Exploiting the oxidizing capabilities of laccases for sustainable chemistry

dc.contributor.advisor Ragauskas, Arthur J.
dc.contributor.author Cannatelli, Mark Daniel
dc.contributor.committeeMember Sadighi, Joseph
dc.contributor.committeeMember Williams, Loren
dc.contributor.committeeMember Bommarius, Andreas
dc.contributor.committeeMember Deng, Yulin
dc.contributor.department Chemistry and Biochemistry
dc.date.accessioned 2017-06-07T17:47:19Z
dc.date.available 2017-06-07T17:47:19Z
dc.date.created 2017-05
dc.date.issued 2017-04-05
dc.date.submitted May 2017
dc.date.updated 2017-06-07T17:47:19Z
dc.description.abstract Enzyme catalyzed processes are rapidly becoming a viable means to accomplish chemical transformations in the field of synthetic chemistry. In an era where concern about the current and future state of the environment is at its peak, biocatalysts offer many advantages over conventional chemical catalysts, such as being nontoxic, renewable, biodegradable, highly selective, and highly active and stable in aqueous solvents at ambient temperature and neutral pH. Laccases (benzenediol:oxygen oxidoreductases, EC are a class of multi-copper oxidases that have received increasing use in recent decades as green catalytic oxidants within a variety of industries, including pulp and paper, textiles, food, cosmetics, and pharmaceuticals to name a few. They selectively oxidize electron-rich substrates, such as phenols, anilines, and benzenethiols, while concomitantly catalyzing the four electron reduction of O2 to 2H2O. Within the field of organic synthesis, laccases have been employed to catalyze a multitude of radical-radical coupling, cross-coupling, and domino reactions for the synthesis of new and existing compounds. This dissertation research has focused on harnessing the ability of laccases to generate ortho- and para-quinones in situ from the corresponding catechols and hydroquinones, respectively, which are then able to react with a variety of nucleophiles to form C-C, C-N, and C-S bonds. The developed methods have been employed for the synthesis of fine chemicals and novel lignin-derived biomaterials.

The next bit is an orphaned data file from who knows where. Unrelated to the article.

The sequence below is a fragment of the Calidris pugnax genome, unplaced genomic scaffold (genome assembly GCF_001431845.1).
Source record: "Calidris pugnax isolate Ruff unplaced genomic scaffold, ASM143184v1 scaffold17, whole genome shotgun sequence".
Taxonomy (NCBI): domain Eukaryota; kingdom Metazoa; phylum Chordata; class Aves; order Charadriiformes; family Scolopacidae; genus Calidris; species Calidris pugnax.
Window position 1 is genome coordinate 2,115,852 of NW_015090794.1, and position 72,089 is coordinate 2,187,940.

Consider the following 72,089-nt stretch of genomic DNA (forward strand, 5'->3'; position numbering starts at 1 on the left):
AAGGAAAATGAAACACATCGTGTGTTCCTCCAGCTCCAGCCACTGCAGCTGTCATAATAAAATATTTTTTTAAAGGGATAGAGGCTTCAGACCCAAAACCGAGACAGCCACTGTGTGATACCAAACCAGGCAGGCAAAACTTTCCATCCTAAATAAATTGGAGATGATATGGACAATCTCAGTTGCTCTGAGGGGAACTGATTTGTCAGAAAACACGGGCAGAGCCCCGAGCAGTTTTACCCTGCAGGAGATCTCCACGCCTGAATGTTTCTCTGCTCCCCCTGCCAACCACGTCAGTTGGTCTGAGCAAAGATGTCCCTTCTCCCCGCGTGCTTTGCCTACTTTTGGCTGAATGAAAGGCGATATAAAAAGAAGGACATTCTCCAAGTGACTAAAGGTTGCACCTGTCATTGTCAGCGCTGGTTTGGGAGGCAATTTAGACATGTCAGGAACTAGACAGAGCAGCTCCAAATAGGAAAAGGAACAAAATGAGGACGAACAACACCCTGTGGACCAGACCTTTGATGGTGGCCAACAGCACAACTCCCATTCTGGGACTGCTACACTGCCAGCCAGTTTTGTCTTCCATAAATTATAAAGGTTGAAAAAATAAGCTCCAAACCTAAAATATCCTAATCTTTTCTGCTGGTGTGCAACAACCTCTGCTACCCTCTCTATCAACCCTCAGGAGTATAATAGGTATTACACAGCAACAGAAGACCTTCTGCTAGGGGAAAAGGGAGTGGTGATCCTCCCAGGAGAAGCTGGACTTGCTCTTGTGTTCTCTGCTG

dc.description.degree Ph.D.
dc.format.mimetype application/pdf
dc.identifier.uri http://hdl.handle.net/1853/58293
dc.language.iso en_US
dc.publisher Georgia Institute of Technology
dc.subject Green chemistry
dc.subject Laccases
dc.subject Lignin
dc.subject Organic synthesis
dc.subject Sustainability
dc.title Exploiting the oxidizing capabilities of laccases for sustainable chemistry
dc.type Text
dc.type.genre Dissertation
dspace.entity.type Publication
local.contributor.corporatename School of Chemistry and Biochemistry
local.contributor.corporatename College of Sciences
relation.isOrgUnitOfPublication f1725b93-3ab8-4c47-a4c3-3596c03d6f1e
relation.isOrgUnitOfPublication 85042be6-2d68-4e07-b384-e1f908fae48a
thesis.degree.level Doctoral
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